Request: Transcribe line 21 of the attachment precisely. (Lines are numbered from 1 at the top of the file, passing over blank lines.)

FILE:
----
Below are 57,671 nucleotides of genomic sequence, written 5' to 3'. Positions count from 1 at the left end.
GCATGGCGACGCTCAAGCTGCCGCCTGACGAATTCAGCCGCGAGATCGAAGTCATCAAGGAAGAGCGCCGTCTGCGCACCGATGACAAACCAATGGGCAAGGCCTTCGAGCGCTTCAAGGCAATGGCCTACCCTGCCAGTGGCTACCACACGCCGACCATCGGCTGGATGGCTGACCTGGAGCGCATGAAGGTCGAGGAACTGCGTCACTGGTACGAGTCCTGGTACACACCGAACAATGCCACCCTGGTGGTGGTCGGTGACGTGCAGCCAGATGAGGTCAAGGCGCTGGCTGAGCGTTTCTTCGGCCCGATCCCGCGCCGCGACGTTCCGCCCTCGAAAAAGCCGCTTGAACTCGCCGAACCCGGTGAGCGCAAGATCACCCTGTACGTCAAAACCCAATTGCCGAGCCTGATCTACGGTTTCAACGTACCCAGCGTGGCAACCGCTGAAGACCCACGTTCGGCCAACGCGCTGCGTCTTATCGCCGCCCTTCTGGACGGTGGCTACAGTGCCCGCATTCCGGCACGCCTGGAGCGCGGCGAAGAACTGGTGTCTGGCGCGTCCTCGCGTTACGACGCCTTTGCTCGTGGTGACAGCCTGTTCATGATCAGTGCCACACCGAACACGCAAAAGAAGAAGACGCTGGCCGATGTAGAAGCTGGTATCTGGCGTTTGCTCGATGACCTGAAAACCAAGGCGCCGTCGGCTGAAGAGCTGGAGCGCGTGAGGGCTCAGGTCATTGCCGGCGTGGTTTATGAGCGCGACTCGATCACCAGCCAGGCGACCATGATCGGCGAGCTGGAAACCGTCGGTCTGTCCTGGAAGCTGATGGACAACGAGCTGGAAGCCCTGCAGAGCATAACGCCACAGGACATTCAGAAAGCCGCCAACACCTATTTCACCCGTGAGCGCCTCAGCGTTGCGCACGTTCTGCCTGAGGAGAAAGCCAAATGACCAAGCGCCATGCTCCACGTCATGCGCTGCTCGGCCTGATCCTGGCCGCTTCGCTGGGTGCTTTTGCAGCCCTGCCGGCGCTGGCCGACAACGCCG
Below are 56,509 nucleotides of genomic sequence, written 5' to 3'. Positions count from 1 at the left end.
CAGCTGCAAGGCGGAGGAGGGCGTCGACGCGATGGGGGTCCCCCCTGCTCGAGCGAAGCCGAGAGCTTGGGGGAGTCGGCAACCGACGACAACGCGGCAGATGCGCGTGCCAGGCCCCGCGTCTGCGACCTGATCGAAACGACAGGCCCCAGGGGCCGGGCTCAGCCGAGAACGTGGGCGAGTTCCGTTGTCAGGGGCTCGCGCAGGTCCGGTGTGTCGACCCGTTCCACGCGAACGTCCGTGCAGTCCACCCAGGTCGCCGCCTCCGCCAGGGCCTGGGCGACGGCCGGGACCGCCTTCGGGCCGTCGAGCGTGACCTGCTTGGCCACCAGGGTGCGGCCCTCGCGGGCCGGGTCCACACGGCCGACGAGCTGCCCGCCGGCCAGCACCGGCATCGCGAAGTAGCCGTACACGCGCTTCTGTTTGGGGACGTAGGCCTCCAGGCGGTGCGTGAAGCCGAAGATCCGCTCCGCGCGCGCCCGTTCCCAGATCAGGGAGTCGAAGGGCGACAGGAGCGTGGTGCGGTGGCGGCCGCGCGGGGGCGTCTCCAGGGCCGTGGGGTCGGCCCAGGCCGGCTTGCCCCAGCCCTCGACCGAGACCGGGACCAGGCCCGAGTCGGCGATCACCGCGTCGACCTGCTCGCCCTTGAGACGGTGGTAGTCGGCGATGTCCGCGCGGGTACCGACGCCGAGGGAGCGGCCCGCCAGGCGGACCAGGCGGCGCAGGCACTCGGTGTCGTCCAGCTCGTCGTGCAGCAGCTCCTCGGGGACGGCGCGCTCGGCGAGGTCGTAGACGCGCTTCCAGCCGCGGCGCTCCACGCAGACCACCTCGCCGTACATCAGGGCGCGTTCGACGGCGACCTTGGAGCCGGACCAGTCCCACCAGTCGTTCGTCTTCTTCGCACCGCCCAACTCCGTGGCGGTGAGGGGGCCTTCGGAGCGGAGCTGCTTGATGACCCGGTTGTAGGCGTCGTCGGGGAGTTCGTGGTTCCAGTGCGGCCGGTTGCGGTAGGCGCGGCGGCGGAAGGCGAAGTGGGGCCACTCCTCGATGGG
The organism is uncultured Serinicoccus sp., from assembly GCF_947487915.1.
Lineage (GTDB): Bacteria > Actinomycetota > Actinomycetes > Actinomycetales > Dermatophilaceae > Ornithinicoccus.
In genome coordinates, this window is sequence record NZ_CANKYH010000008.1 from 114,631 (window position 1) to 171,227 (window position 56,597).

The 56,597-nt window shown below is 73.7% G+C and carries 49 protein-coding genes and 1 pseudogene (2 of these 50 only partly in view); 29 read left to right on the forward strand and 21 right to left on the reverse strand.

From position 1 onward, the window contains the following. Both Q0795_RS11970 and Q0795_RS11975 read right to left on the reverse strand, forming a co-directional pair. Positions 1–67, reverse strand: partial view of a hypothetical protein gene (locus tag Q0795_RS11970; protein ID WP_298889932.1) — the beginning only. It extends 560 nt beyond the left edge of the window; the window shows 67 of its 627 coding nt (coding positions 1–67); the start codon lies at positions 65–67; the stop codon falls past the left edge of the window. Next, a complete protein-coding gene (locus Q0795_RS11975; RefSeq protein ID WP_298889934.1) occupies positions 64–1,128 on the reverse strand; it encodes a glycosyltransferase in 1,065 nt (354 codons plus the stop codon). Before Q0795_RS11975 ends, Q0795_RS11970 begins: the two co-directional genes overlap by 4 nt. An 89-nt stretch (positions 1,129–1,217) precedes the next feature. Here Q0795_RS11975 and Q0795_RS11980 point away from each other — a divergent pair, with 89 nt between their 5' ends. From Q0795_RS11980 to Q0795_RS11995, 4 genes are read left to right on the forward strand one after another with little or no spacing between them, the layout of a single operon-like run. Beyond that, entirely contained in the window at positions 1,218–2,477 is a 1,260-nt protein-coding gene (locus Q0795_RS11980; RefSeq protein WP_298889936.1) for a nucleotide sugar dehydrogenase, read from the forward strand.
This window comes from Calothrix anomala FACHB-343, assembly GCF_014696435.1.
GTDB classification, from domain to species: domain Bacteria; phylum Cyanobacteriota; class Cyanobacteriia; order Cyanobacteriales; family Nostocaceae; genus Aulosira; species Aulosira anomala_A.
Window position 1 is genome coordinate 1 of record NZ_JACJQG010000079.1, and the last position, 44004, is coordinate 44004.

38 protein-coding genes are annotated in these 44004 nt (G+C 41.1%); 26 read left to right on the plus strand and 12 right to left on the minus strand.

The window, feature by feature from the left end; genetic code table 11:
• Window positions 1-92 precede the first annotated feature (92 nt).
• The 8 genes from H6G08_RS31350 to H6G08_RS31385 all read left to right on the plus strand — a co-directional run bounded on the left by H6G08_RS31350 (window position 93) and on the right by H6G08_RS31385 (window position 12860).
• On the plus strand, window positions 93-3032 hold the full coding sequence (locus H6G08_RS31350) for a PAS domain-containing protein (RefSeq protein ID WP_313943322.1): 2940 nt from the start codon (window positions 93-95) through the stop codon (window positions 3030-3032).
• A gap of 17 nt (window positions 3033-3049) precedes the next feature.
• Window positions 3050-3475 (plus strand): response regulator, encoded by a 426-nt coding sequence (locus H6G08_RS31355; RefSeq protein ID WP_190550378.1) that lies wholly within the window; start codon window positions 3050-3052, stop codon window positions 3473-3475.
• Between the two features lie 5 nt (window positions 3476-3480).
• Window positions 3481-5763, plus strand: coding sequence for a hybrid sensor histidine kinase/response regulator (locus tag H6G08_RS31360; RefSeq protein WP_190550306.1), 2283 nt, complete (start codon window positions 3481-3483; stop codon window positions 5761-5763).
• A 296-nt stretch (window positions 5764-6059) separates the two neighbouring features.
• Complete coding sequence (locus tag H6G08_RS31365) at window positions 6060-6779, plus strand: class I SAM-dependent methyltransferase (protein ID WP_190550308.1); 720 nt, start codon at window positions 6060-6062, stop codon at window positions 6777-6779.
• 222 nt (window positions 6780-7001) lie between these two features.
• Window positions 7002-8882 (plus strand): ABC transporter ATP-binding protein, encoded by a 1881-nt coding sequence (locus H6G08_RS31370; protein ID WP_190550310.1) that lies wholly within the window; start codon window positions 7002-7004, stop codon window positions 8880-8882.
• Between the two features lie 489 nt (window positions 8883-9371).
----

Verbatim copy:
• Window positions 3481-5763, plus strand: coding sequence for a hybrid sensor histidine kinase/response regulator (locus tag H6G08_RS31360; RefSeq protein WP_190550306.1), 2283 nt, complete (start codon window positions 3481-3483; stop codon window positions 5761-5763).